As part of the “delay phase”, “social distancing” measures are being introduced, with the public already seeing so many large scale events and gatherings being cancelled in a bid to slow the spread of the virus.
Nicola Sturgeon, Scotland’s First Minister, has already advised against gatherings of more than 500 people, and the Republic of Ireland has announced a Lockdown.
This is what you need to know about social distancing, and how it has worked in the past.
What does social distancing mean?
As the government switches tactics to delay the spread of coronavirus rather than simply contain it, social distancing is a key part of the plan.
The delay phase is designed to slow the spread of the virus.
The government believes it would be beneficial to delay the peak phase of the virus to the summer months when there is less pressure on the NHS.
Some businesses may be asked to consider having their employees work from home where possible, and to discourage any unnecessary travel, in order to limit close, prolonged contact with those infected.
If social distancing measures do come into place, public gatherings could also be cancelled, schools may be closed and the public may be advised to avoid restaurants and public transport.
Have other places introduced social distancing?
Other countries affected by the spread of the virus have introduced social distancing measures.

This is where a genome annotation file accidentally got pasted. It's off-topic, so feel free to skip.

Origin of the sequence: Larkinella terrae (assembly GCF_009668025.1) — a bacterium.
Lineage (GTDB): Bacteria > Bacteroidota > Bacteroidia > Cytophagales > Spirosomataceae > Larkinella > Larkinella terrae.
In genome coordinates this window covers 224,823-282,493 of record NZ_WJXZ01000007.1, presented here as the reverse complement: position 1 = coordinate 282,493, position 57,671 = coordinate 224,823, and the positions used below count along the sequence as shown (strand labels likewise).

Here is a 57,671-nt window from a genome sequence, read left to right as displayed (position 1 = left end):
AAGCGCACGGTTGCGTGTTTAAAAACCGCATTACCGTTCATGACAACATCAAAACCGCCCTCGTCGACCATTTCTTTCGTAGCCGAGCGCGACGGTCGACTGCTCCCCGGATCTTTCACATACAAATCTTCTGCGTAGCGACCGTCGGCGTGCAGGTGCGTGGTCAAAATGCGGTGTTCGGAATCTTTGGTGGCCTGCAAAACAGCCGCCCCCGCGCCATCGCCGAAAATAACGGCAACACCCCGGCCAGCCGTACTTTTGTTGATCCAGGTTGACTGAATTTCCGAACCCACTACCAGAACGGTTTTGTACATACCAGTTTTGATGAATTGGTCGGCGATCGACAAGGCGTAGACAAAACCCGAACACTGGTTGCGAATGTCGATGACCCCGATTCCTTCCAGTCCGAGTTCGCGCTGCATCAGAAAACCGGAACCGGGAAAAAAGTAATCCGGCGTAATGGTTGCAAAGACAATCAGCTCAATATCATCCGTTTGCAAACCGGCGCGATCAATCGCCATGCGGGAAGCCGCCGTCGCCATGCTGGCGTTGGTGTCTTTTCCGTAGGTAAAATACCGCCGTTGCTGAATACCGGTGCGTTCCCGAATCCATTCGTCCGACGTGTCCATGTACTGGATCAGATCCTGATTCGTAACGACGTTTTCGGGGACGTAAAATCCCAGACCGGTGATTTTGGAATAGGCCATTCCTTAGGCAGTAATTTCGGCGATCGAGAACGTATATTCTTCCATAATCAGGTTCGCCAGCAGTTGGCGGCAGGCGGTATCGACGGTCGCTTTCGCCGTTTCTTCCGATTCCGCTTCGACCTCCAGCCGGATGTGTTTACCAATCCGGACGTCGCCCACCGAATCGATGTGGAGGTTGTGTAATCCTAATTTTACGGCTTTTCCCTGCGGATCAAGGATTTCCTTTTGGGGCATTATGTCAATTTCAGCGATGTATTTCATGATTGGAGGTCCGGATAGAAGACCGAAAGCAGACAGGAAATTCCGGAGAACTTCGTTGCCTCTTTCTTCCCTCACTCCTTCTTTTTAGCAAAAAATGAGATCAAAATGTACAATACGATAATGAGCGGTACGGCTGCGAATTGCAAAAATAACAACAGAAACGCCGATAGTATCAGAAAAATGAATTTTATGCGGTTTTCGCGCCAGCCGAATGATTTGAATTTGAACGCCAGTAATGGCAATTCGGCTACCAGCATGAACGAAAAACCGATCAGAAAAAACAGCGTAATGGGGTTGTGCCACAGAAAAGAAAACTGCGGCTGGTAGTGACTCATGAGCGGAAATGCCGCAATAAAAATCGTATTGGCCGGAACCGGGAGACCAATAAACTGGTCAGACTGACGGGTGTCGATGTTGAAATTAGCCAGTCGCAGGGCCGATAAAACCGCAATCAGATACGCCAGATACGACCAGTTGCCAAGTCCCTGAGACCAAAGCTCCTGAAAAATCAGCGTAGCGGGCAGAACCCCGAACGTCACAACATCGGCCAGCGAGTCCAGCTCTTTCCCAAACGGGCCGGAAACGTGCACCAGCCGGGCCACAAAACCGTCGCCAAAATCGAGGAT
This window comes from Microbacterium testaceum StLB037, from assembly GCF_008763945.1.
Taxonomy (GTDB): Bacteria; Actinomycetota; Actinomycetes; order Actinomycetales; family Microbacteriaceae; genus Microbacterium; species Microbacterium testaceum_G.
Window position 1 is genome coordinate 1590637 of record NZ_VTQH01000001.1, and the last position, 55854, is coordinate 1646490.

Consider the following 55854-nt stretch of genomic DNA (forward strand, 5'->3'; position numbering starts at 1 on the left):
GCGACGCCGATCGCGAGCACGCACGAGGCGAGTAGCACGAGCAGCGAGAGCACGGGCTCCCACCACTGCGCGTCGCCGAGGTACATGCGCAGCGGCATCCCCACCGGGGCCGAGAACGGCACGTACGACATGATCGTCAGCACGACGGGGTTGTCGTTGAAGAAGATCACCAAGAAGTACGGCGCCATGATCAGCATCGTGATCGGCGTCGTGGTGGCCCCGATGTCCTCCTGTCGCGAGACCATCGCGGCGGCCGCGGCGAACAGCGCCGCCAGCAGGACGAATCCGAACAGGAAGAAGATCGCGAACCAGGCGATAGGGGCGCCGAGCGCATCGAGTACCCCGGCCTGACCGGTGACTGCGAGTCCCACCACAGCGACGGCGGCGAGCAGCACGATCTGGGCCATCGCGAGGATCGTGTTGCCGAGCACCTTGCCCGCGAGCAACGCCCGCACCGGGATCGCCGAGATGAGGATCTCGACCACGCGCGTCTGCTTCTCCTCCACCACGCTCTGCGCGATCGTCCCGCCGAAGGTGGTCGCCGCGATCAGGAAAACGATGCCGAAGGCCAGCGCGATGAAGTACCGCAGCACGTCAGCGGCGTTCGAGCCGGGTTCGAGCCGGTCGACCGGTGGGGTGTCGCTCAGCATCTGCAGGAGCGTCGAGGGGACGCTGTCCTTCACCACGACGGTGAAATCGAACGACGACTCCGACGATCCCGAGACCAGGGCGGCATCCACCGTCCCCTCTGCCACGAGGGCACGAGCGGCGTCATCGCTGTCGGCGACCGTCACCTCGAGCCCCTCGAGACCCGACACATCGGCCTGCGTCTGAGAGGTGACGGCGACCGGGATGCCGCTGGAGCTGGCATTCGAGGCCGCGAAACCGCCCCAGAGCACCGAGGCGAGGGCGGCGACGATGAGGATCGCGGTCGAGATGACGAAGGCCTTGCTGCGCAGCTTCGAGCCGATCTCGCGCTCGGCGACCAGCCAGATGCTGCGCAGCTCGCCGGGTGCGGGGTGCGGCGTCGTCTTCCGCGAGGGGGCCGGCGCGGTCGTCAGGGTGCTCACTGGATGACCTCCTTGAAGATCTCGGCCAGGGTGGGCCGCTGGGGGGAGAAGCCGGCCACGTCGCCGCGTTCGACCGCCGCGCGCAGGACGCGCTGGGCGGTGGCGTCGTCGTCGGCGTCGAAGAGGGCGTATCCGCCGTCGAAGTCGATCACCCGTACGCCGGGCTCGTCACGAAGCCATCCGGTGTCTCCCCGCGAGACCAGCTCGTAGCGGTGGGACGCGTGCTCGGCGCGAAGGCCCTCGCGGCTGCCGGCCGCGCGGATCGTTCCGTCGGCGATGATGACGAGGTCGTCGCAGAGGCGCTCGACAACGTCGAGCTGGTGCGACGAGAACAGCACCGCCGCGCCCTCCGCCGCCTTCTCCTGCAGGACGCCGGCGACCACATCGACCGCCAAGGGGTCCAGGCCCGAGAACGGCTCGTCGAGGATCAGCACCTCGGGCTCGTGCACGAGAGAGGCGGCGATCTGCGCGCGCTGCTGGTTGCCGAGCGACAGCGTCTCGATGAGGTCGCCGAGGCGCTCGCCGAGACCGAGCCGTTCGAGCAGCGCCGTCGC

In Europe’s toughest lockdown, the Italian Prime Minister Giuseppe Conte said that all shops apart from food stores and pharmacies are to close, including bars, restaurants, hairdressers, schools, gyms and more.
In China, where the virus originated, there are strict lockdown proceedings with the World Health Organisation saying that China’s containment measures might have saved thousands from being infected.
Aggressive social distancing in China saw cities sealed off, businesses and schools shut down and people being ordered to stay indoors.
Does social distancing help stop the spread of viruses?
The Centres for Disease Control and Prevention (CDC) states that while there is currently no vaccine or drug available to treat COVID-19, “community-based interventions such as school dismissals, event cancellations, social distancing, and creating employee plans to work remotely can help slow the spread of COVID-19.”
In the past, countries affected by outbreaks of viruses have introduced social distancing measures which have proved successful.
For example, during the 2009 Swine Flu pandemic, which originated in Mexico, the Mexican government closed most of Mexico City's public and private facilities in an attempt to contain the spread of the virus.
A study from the National Institutes of Health (NIH) states that the “mandatory school closures and other social distancing measures reduced influenza transmission rates in Mexico”.
Another report from NIH states: “The social distancing measures implemented by the Mexican health authorities in spring 2009 were effective in reducing disease transmission by more than one-third.”
The outcome of how two cities 900 miles apart handled an outbreak tells a similar story about the effectiveness of social distancing.